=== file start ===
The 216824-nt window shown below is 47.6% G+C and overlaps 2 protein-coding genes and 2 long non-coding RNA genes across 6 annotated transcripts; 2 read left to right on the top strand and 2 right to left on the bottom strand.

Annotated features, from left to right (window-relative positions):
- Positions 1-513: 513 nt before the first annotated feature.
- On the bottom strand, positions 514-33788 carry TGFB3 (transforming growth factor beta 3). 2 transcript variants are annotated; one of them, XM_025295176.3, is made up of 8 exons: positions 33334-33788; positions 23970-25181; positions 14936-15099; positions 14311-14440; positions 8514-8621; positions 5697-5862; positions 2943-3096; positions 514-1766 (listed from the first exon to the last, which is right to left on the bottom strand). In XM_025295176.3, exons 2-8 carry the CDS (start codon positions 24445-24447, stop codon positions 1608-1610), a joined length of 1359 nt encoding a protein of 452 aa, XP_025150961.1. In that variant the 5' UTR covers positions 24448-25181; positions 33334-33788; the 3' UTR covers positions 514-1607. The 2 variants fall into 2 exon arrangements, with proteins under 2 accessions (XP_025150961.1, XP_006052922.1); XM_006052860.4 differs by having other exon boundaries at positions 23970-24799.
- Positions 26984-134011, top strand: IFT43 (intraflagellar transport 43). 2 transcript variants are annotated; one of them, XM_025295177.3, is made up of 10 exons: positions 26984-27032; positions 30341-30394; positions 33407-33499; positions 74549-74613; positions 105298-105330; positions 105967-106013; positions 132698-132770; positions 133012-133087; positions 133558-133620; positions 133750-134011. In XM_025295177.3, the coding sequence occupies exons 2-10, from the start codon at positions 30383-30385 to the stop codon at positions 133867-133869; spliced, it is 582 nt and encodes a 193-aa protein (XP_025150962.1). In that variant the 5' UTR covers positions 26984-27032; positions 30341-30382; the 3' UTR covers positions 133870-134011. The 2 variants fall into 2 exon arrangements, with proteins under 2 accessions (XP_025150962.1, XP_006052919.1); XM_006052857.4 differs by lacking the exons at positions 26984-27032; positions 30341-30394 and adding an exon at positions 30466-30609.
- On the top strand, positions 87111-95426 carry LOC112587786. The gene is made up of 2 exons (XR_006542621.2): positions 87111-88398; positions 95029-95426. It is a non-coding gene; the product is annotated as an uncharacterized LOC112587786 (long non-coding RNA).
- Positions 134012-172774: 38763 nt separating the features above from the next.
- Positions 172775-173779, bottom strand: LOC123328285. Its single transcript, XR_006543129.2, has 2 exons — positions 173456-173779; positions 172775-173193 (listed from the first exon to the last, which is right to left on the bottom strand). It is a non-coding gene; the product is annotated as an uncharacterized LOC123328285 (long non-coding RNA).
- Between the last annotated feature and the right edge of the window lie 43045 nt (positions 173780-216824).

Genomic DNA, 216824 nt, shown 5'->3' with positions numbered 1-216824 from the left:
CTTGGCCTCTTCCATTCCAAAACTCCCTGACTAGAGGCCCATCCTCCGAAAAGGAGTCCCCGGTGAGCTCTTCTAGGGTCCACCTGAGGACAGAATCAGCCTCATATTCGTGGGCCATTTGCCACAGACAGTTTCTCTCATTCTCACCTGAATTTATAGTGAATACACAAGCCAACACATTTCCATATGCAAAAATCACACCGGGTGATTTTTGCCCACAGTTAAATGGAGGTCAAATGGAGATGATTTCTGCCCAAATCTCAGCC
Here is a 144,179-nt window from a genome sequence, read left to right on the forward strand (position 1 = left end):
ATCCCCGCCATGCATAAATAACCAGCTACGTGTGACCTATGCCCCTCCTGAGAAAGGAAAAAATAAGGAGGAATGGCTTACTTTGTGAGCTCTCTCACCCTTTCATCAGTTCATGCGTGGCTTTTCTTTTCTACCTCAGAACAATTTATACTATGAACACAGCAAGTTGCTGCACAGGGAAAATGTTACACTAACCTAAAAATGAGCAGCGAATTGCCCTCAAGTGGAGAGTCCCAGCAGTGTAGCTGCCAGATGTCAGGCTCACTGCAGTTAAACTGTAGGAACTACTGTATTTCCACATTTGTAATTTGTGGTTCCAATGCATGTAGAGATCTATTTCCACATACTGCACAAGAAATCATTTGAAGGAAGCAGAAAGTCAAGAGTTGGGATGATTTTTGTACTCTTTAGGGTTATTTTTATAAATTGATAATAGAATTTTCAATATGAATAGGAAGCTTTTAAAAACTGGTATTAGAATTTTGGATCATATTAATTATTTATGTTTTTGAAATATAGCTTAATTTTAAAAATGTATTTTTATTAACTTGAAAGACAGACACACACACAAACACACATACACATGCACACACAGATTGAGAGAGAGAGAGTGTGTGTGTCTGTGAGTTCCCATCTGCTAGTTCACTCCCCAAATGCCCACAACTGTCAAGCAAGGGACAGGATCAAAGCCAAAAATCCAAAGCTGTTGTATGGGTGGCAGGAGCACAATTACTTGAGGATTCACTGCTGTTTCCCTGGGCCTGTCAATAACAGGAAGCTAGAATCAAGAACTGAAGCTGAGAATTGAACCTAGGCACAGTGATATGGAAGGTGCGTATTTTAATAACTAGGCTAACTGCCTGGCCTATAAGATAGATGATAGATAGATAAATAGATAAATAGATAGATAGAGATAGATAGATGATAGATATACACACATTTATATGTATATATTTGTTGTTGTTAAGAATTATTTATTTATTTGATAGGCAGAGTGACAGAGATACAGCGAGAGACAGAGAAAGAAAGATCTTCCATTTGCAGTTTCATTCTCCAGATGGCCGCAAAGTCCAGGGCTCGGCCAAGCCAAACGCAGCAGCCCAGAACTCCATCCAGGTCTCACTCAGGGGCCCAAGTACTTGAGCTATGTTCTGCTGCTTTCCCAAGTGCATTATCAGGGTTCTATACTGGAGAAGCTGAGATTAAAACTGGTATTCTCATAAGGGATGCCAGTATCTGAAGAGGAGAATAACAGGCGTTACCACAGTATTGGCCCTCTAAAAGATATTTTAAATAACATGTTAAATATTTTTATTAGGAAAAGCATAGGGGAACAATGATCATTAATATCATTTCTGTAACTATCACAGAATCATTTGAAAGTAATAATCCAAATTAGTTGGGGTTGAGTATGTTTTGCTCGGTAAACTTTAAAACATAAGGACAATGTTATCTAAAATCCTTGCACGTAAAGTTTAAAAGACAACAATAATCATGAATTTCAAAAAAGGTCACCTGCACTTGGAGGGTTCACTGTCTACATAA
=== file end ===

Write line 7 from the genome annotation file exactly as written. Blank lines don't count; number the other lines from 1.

- Positions 134012-172774: 38763 nt separating the features above from the next.